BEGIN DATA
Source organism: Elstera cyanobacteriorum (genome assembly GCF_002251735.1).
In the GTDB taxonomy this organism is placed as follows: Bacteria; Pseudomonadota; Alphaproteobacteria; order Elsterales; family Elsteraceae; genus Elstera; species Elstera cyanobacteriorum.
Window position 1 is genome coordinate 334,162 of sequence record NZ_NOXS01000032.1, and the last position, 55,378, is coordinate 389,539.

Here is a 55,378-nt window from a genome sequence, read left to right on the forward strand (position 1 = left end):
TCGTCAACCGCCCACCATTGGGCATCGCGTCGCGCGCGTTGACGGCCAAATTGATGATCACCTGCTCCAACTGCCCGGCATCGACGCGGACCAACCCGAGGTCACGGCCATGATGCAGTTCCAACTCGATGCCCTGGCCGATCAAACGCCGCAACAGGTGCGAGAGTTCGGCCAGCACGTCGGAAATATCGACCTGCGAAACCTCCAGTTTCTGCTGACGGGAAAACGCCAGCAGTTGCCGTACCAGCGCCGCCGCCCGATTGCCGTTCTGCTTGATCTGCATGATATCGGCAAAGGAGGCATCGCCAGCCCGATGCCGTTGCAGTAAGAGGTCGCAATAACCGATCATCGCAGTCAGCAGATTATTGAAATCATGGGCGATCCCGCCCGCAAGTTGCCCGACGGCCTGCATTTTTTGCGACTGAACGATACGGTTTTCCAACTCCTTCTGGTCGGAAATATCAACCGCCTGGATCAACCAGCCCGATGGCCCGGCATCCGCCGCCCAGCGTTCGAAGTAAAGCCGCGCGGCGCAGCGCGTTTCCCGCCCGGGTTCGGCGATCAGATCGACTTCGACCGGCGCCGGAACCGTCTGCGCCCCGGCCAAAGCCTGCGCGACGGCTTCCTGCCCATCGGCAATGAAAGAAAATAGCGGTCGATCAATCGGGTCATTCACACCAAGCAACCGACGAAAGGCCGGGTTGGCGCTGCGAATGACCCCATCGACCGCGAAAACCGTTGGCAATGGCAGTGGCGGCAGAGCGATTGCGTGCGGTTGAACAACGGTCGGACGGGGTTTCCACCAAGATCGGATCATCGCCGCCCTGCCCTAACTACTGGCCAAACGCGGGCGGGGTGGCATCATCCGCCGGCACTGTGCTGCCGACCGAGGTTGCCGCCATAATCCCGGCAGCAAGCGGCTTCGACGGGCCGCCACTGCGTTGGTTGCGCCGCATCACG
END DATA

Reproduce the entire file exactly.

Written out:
Source organism: Elstera cyanobacteriorum (genome assembly GCF_002251735.1).
In the GTDB taxonomy this organism is placed as follows: Bacteria; Pseudomonadota; Alphaproteobacteria; order Elsterales; family Elsteraceae; genus Elstera; species Elstera cyanobacteriorum.
Window position 1 is genome coordinate 334,162 of sequence record NZ_NOXS01000032.1, and the last position, 55,378, is coordinate 389,539.

Here is a 55,378-nt window from a genome sequence, read left to right on the forward strand (position 1 = left end):
TCGTCAACCGCCCACCATTGGGCATCGCGTCGCGCGCGTTGACGGCCAAATTGATGATCACCTGCTCCAACTGCCCGGCATCGACGCGGACCAACCCGAGGTCACGGCCATGATGCAGTTCCAACTCGATGCCCTGGCCGATCAAACGCCGCAACAGGTGCGAGAGTTCGGCCAGCACGTCGGAAATATCGACCTGCGAAACCTCCAGTTTCTGCTGACGGGAAAACGCCAGCAGTTGCCGTACCAGCGCCGCCGCCCGATTGCCGTTCTGCTTGATCTGCATGATATCGGCAAAGGAGGCATCGCCAGCCCGATGCCGTTGCAGTAAGAGGTCGCAATAACCGATCATCGCAGTCAGCAGATTATTGAAATCATGGGCGATCCCGCCCGCAAGTTGCCCGACGGCCTGCATTTTTTGCGACTGAACGATACGGTTTTCCAACTCCTTCTGGTCGGAAATATCAACCGCCTGGATCAACCAGCCCGATGGCCCGGCATCCGCCGCCCAGCGTTCGAAGTAAAGCCGCGCGGCGCAGCGCGTTTCCCGCCCGGGTTCGGCGATCAGATCGACTTCGACCGGCGCCGGAACCGTCTGCGCCCCGGCCAAAGCCTGCGCGACGGCTTCCTGCCCATCGGCAATGAAAGAAAATAGCGGTCGATCAATCGGGTCATTCACACCAAGCAACCGACGAAAGGCCGGGTTGGCGCTGCGAATGACCCCATCGACCGCGAAAACCGTTGGCAATGGCAGTGGCGGCAGAGCGATTGCGTGCGGTTGAACAACGGTCGGACGGGGTTTCCACCAAGATCGGATCATCGCCGCCCTGCCCTAACTACTGGCCAAACGCGGGCGGGGTGGCATCATCCGCCGGCACTGTGCTGCCGACCGAGGTTGCCGCCATAATCCCGGCAGCAAGCGGCTTCGACGGGCCGCCACTGCGTTGGTTGCGCCGCATCACG